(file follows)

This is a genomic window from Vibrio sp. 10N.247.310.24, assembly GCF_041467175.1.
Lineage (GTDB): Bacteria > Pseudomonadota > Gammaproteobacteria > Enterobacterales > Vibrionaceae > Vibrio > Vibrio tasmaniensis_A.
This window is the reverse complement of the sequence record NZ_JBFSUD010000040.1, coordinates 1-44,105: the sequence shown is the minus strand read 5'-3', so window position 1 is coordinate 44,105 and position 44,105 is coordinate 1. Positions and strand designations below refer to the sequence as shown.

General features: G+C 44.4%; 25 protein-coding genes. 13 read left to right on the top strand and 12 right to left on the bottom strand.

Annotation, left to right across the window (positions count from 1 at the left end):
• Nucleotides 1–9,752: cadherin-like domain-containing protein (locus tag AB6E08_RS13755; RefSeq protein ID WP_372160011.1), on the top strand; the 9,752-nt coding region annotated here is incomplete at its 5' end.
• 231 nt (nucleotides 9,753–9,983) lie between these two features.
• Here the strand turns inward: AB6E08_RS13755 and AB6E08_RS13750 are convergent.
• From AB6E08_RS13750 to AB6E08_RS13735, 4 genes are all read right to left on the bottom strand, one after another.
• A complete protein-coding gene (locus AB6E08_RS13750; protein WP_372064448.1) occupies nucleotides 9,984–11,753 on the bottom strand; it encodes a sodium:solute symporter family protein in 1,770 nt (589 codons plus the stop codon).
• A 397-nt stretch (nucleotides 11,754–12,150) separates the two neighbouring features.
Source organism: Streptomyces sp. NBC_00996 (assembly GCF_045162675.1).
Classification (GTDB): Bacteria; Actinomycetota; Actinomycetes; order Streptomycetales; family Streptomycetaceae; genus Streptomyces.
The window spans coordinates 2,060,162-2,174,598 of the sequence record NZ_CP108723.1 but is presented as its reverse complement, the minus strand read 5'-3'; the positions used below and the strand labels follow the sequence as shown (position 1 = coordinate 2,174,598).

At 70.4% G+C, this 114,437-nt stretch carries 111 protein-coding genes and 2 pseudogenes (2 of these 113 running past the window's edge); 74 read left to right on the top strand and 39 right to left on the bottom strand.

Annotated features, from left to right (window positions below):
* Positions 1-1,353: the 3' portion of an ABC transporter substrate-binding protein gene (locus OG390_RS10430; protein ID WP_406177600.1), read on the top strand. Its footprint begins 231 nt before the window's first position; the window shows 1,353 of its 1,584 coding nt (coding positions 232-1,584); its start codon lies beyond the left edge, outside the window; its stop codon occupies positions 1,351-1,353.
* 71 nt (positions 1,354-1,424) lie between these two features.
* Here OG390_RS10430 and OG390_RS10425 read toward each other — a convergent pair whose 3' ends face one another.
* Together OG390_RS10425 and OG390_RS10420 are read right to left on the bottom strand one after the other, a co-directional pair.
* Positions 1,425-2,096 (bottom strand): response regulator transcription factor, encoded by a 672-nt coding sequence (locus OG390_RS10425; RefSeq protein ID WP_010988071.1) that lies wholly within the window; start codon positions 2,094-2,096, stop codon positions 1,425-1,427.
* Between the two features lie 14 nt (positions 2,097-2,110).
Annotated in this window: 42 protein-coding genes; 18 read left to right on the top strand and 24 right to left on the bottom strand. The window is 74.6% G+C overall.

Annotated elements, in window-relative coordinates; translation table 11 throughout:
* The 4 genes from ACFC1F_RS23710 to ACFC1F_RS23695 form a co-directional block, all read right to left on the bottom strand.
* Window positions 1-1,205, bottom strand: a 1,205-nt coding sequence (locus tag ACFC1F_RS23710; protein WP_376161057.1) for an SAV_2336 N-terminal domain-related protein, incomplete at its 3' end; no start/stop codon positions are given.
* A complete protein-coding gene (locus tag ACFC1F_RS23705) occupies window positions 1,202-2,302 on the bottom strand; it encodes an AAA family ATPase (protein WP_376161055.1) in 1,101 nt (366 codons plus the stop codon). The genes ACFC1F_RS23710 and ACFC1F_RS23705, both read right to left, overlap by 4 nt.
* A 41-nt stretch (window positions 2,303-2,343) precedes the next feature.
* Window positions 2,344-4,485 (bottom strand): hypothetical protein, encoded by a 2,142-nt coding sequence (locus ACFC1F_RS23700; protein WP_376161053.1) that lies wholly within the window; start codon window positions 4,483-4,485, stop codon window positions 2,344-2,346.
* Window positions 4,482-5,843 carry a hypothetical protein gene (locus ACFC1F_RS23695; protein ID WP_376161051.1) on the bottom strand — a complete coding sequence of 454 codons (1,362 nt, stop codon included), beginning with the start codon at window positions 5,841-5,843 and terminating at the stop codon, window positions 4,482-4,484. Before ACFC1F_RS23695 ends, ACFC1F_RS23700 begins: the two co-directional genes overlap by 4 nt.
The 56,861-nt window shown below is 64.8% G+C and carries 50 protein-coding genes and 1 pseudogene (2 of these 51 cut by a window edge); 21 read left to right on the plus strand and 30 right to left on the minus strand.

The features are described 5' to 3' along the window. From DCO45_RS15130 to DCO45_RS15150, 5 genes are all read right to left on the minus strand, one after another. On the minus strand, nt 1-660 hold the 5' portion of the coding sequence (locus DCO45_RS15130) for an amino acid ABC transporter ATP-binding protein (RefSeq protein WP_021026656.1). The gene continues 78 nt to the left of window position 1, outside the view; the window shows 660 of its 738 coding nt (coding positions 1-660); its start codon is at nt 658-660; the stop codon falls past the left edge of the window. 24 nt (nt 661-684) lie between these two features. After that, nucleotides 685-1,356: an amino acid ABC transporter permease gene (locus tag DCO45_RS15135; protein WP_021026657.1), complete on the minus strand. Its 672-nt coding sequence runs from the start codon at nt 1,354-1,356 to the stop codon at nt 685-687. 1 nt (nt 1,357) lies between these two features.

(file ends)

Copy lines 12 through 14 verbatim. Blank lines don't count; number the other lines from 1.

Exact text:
Source organism: Streptomyces sp. NBC_00996 (assembly GCF_045162675.1).
Classification (GTDB): Bacteria; Actinomycetota; Actinomycetes; order Streptomycetales; family Streptomycetaceae; genus Streptomyces.
The window spans coordinates 2,060,162-2,174,598 of the sequence record NZ_CP108723.1 but is presented as its reverse complement, the minus strand read 5'-3'; the positions used below and the strand labels follow the sequence as shown (position 1 = coordinate 2,174,598).